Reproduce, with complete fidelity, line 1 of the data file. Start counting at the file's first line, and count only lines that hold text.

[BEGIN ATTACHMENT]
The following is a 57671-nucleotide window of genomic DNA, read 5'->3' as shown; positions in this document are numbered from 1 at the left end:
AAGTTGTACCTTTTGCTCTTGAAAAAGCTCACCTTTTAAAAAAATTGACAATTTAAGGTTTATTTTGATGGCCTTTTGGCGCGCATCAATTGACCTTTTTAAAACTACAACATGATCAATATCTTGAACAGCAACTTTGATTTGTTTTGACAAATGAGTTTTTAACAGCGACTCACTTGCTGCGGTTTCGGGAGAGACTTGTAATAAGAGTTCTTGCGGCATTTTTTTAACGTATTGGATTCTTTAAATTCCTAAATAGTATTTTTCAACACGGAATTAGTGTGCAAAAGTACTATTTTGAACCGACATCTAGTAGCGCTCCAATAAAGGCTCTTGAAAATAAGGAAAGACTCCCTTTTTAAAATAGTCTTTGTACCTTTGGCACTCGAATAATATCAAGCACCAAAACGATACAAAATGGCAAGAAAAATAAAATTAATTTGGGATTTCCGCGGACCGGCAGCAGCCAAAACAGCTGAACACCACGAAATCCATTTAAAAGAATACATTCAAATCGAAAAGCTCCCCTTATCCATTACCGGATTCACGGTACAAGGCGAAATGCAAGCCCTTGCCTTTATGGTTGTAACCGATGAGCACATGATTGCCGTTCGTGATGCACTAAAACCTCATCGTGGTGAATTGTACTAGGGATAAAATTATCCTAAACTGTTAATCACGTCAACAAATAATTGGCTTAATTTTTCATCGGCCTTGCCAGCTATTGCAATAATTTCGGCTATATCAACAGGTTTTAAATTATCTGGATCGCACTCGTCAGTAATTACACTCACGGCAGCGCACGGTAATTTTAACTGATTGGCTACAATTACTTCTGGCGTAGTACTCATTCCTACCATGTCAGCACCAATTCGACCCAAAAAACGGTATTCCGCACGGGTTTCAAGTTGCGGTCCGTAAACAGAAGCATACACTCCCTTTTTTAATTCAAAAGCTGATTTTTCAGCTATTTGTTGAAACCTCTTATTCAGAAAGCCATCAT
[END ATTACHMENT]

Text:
The following is a 57671-nucleotide window of genomic DNA, read 5'->3' as shown; positions in this document are numbered from 1 at the left end: